Jessica Augier Triptich

Drawing and Intaglio by Michelle O'Patick-Ollis, The intaglio on the right appeared in her MFA Exhibition, Title: "Limbo," October 4-8, 1999,

at Arizona State University, Tempe, AZ; We now feature a retrospective of her works for the June installment of Arthoughts.



Michelle O'Patick-Ollis
posted by Ralph Slatton 06/17/2012


We are pleased to display Michelle O'Patick-Ollis' work in this month's installment of Arthoughts. Many of her pieces were originally created for her MFA exhibition at Arizona State University in Tempe, in 1999. In addition to her intaglios, she also displayed several very large charcoal drawings. Her work utilizes figurative realism with a convincing sense of space and form. I find these works particularly compelling and for this reason, felt they should be revisited. We are also including some prints that did not appear in her graduate show, but were consistent with her theme. We are using her title, "Limbo," for this article, because it is an excellent description of the narratives presented in her work. (Michelle's Gallery >>)

(Michelle's Website: Murals and More>>)


Background and Processes

I first became acquainted with Michelle in the early 90s, while she pursued her B.F.A. degree at East Tennessee State University. I was honored to have her as a student and later as a colleague, when she taught several of our foundation courses as adjunct professor. Beyond her degree from E.T.S.U., she also pursued advanced studies at Arizona State University, in Tempe, where she further developed her skills in the field of printmaking.


Michelle’s artworks utilize a beautiful range of values, energetic textures, and phenomenal drawing skills.  I would describe them as intense, both in message and imagery, masterfully exploring contemporary icons with traditional techniques. She worked meticulously in developing her images, spending many hours in the shop. She usually began her plates with detailed contours, often creating elaborate outlines for how she planned her etches. Her prints generally used line sparingly, except for the initial drawing. Her images relied heavily on aquatints to carry her form and space. She worked from both additive and subtractive processes, fully manipulating the plate surface. As a result, she was able to achieve some stunning effects, and was quite masterful in blending tones and creating unusual textures. This is not an easy task in printmaking, particularly for the intaglio process.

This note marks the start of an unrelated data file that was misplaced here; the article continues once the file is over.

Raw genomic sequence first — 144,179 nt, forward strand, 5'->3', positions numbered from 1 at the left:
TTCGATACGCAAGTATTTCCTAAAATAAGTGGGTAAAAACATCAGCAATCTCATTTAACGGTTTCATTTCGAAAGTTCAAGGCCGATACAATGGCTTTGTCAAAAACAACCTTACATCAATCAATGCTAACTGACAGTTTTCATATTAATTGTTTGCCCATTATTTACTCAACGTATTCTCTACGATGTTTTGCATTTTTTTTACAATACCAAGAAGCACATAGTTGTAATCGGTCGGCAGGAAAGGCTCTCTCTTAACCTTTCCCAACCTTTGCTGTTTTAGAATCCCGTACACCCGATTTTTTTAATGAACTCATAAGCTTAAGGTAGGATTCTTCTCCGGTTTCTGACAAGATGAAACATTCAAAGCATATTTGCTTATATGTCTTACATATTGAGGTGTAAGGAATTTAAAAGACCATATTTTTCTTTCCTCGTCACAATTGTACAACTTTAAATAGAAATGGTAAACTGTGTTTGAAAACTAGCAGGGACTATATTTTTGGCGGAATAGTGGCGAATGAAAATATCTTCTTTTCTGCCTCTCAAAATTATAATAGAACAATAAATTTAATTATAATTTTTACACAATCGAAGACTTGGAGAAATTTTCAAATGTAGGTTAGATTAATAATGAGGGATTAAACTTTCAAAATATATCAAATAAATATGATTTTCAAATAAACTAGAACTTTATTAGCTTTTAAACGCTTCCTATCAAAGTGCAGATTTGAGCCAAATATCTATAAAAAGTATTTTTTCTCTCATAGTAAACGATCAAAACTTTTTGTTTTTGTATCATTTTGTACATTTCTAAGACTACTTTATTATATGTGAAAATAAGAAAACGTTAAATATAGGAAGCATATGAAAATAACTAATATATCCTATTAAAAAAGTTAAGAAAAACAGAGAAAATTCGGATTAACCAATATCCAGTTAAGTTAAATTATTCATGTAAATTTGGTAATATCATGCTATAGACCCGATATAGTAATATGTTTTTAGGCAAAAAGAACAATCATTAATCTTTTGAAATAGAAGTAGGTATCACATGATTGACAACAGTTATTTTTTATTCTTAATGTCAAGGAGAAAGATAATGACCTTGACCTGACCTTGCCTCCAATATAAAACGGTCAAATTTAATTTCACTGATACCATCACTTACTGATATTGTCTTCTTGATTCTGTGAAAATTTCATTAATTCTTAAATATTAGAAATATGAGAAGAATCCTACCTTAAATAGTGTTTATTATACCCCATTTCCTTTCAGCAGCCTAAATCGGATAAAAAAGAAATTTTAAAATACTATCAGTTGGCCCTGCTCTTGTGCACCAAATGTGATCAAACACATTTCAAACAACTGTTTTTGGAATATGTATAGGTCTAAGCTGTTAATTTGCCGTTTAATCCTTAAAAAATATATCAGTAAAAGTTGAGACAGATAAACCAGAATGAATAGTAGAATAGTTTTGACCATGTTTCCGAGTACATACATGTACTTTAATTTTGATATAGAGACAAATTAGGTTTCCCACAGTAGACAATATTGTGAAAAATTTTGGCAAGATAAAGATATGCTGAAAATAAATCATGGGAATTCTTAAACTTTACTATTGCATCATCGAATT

Shop Techniques and Media

A word should be mentioned about the methods used in our printmaking shop at that time Michelle was enrolled at ETSU. We worked mainly with Zinc plates and etched them in a flat tray of Nitric Acid. Zinc is a fairly soft metal and would allow for good value gradations through scraping, sanding and burnishing. The difficult problem was to create plates that held up to strong pressures. Often the plate surface would breakdown, long before the full edition was printed. For delicate aquatints, proofing had to be held at a minimum, since the wear created by excessive printing and wiping often limited numbers in the final edition. The plates were also problematic in that processes had to be carefully planned. Aquatints would often deteriorate if additional aquatints were etched over them.



Imagine for a moment venturing into a surreal landscape of desert sands, cactus, parched earth, glowing horizons, very sharp thorns, and stinging scorpion tails. Many of Michelle's pieces set a beautiful mood or ambiance. These narratives were further punctuated with symbols of home, maps, lights, doves, and arrows that probably pointed us to familiar destinations or unknown futures. This is certainly suggestive of a state of discovery, a state of transformation or transition, a state of limbo.